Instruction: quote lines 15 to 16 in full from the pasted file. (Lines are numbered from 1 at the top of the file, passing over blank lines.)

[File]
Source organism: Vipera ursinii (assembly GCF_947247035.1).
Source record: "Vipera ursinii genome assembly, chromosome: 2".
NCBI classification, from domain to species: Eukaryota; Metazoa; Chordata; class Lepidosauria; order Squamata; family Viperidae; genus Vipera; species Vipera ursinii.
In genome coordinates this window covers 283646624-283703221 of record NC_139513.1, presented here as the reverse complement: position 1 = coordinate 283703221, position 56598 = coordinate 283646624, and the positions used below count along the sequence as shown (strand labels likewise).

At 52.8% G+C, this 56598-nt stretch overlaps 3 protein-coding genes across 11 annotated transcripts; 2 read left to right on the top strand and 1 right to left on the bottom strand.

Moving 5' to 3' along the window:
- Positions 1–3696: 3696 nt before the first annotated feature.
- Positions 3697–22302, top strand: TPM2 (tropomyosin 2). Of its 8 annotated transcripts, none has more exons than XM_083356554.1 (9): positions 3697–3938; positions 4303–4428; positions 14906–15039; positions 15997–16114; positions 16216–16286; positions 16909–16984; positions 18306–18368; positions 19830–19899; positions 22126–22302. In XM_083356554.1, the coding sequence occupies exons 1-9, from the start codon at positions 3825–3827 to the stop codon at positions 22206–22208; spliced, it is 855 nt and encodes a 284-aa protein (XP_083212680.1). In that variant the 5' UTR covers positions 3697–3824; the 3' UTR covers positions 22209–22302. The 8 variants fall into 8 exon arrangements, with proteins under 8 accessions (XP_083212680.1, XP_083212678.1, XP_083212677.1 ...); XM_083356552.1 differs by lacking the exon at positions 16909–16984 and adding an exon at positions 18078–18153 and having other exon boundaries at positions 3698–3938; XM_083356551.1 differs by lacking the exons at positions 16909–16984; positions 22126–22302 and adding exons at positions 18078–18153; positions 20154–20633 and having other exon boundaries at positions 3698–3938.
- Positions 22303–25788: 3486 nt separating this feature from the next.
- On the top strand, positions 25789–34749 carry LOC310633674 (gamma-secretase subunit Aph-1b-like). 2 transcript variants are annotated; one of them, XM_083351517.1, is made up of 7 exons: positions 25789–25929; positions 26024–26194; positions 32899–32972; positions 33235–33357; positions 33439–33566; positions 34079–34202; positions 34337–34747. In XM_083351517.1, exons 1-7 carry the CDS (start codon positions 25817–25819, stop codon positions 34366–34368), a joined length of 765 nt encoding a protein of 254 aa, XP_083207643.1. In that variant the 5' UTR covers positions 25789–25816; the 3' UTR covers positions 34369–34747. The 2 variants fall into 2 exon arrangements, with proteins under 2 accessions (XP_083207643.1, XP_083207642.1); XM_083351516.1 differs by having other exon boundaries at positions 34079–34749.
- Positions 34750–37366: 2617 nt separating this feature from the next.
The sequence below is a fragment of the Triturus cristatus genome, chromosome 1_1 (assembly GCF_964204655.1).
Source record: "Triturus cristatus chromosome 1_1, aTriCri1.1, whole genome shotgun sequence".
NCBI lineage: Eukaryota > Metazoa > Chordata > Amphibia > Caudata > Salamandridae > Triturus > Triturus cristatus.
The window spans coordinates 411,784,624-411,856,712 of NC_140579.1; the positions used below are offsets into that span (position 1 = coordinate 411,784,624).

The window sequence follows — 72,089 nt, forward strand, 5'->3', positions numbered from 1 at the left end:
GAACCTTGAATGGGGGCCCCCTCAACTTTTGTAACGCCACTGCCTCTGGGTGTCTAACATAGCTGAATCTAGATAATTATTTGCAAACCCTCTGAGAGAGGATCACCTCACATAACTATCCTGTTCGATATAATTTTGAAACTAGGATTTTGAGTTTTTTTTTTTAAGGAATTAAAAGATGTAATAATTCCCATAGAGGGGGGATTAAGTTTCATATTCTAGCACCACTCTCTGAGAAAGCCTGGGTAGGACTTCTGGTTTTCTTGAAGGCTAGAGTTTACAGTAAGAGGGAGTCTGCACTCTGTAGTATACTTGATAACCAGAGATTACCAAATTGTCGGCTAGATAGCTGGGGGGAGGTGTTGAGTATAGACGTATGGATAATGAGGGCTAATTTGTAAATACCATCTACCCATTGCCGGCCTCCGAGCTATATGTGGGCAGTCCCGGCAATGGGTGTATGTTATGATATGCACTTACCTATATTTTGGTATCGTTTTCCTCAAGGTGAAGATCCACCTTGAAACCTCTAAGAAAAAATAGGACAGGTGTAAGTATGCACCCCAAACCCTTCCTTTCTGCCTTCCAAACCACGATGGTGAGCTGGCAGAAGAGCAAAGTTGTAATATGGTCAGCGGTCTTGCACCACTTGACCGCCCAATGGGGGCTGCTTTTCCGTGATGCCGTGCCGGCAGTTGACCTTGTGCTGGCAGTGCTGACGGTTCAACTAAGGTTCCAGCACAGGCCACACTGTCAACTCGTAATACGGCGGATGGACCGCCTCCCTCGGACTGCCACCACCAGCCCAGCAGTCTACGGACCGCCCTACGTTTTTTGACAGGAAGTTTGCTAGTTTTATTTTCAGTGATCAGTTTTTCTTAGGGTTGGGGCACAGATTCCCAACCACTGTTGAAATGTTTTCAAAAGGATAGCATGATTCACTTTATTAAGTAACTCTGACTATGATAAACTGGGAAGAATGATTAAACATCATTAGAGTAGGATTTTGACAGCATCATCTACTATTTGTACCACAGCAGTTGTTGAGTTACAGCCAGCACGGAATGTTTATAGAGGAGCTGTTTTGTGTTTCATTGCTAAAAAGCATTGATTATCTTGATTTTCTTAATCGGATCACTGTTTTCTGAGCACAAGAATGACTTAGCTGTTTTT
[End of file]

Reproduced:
The window spans coordinates 411,784,624-411,856,712 of NC_140579.1; the positions used below are offsets into that span (position 1 = coordinate 411,784,624).

The window sequence follows — 72,089 nt, forward strand, 5'->3', positions numbered from 1 at the left end: